Crazy hair – on poverty.

You know those people that you can look at and tell they are poor? We have several of those in the library. Some seem one month away from homelessness.

There’s a new lady who has started coming in who this describes. I’m going to call her Tommie. She only gets videos, and they are for herself and her husband. She is short and wears leftover clothes and has hair that is wild and stringy. Recently she held out her hands and showed me her French manicure. This was her Christmas present. She was really excited about it.

I was a bit conflicted. It was beautiful work. It was the one beautiful thing she had done for herself. She would have done better if she had gotten her hair treated so it didn’t look so wild. Her hair is a white person’s equivalent of an afro. It isn’t as thick or as tall, but it is very wavy. It looks like she hasn’t put conditioner in it in ever.

Of course, she doesn’t have to. There is nothing saying that people have to manage their hair, exactly the same as people don’t have to wear makeup or shave. But if they don’t do these things, they will get judged as different or as dirty. I understand this all too well. I don’t wear makeup or shave my legs, and I understand the social lines I’m crossing when I do it.

One of my coworkers thinks she and the friend who drives her to the library are both dirty. I don’t think they are. I’ve never noticed a smell coming from them. We have plenty of patrons who smell very badly. Sometimes the smell is best described as a blend of cheap cigarettes, the sweat that comes from lack of showering and a diet of convenience store foods, and ferrets. They too get only DVDs, and the cases come back reeking of this poisonous cocktail.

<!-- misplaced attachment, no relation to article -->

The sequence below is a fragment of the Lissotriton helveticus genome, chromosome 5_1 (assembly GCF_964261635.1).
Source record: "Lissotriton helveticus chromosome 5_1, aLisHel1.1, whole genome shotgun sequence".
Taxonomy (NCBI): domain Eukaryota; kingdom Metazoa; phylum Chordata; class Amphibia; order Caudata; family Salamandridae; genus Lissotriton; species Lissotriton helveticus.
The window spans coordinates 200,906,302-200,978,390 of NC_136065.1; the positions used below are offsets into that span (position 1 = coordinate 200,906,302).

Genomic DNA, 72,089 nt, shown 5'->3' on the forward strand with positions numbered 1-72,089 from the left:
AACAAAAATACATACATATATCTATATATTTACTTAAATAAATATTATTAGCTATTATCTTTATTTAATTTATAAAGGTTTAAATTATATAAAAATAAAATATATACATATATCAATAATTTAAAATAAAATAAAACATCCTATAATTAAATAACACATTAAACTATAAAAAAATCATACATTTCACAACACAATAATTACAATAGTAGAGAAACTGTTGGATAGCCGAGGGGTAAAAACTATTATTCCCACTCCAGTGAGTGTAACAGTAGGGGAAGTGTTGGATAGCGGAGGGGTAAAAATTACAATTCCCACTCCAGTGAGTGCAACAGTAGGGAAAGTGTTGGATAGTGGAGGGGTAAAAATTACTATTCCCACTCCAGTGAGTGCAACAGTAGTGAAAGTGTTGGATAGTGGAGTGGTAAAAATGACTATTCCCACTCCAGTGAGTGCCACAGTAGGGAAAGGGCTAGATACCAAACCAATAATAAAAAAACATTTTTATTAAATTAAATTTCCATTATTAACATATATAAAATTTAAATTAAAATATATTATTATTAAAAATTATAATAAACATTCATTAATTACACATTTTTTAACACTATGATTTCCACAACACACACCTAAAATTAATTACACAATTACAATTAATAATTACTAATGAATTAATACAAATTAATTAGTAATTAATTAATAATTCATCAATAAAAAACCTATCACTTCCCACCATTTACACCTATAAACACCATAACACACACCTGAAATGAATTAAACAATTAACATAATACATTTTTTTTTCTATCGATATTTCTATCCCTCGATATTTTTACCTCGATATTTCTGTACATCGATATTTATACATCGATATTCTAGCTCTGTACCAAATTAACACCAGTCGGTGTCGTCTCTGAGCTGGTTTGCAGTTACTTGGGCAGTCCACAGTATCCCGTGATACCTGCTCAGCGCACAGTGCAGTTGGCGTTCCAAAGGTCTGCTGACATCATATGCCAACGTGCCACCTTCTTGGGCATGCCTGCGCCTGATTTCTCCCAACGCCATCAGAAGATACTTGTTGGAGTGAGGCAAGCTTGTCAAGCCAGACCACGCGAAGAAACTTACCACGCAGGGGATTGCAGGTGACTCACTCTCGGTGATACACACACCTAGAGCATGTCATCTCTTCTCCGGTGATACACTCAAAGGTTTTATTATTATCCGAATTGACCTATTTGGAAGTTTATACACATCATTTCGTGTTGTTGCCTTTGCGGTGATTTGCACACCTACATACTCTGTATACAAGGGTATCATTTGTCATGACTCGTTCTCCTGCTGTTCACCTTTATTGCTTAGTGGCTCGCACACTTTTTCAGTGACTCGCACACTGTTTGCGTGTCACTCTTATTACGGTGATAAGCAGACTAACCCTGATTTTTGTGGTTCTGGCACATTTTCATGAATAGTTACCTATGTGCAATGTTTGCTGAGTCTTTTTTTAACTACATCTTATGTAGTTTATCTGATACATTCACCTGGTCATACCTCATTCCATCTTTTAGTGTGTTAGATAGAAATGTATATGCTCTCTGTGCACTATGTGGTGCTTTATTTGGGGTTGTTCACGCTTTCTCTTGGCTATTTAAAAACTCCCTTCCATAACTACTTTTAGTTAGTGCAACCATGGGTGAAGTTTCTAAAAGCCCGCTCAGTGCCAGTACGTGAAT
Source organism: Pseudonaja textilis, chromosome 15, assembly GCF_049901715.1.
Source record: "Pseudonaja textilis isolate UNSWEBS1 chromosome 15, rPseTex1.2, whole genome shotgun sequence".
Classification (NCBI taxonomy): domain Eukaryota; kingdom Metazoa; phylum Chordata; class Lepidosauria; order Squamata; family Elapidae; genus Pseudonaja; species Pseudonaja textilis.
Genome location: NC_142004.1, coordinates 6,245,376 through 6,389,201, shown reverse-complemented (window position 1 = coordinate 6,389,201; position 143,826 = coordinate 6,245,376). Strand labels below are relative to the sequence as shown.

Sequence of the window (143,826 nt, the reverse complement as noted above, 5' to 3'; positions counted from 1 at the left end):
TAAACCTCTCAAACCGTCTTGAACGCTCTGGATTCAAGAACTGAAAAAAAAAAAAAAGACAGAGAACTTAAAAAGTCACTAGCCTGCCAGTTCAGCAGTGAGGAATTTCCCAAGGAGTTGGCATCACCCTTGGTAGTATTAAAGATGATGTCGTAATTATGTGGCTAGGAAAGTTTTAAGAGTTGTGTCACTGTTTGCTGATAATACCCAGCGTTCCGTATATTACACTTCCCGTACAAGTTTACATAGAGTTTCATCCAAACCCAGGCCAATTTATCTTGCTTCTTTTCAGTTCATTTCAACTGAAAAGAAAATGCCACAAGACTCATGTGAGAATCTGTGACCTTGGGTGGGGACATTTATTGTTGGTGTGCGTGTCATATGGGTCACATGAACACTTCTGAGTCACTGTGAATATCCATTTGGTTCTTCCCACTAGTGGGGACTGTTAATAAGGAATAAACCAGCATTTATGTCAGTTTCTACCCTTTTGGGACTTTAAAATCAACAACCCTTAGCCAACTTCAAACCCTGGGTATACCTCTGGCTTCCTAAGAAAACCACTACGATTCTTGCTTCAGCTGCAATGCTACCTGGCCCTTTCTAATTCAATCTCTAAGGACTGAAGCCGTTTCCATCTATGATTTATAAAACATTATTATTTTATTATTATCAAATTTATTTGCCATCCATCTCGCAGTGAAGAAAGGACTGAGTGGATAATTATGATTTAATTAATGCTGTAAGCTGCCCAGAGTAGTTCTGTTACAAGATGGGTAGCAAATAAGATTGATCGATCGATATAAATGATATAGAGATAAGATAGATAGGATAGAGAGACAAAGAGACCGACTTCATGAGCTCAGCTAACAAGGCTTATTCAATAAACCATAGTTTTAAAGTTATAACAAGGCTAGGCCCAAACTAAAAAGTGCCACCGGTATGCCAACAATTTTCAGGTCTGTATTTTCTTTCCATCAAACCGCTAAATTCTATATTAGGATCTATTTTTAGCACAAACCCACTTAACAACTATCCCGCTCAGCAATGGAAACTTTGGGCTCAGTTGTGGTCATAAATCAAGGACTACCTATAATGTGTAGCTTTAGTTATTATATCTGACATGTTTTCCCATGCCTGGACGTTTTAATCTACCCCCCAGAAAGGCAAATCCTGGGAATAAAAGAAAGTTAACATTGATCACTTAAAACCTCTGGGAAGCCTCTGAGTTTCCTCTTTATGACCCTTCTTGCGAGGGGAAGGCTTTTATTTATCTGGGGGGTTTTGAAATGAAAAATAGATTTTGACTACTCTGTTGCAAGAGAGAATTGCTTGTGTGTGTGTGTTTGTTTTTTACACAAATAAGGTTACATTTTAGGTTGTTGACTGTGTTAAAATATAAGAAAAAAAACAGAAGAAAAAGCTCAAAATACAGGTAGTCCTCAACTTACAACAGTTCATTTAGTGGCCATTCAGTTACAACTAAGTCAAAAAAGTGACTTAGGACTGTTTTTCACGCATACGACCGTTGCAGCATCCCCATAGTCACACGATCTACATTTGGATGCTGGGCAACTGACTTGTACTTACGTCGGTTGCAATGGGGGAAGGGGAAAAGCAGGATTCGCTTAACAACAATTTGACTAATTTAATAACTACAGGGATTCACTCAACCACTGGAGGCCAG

Then again there are people who are aware of how they smell and they try to cover it up with perfume that is very strong. As much as I dislike strong body odor, I prefer it to the perfume because it doesn’t set off my asthma.

Back to Tommie. I can only imagine what it was like for the tech who did her nails. That is literally hands-on work. Our counters are pretty deep, so we don’t have to touch anybody. We also generally don’t have to deal with them for long. Doing someone’s nails is another thing entirely. Maybe the tech doesn’t even think about this. She does this all day long. This is her normal. But for me to have to hold someone’s hands while working with them would be really strange.

Don’t get me wrong – Tommie is a nice person. Simple, but nice. I just can’t imagine spending a lot of time in close proximity with her.

It was also weird because getting your nails done is a very girly act, and there is nothing girly about Tommie. Sure, she is female. But she doesn’t seem to care about it at all. Maybe I’ll see her in a different light once winter is over and she stops wearing that immense grey puffy jacket. Maybe she will wear something pretty and colorful. I doubt it.

She reminds me a lot of a friend I had in high school. I’ve talked about her before. That friend who I was assigned to for her good, not mine. That friend who had no friends. Perhaps that is why I notice her, and why I’m curious/concerned about her.

I had suggested that she ease up on the constant diet of movies and she assured me that she soon was going to get books because she needed to study for her GED. I wasn’t surprised. This just seems to be such a cliché all around. If you want to stay poor, drop out of school and watch a lot of movies.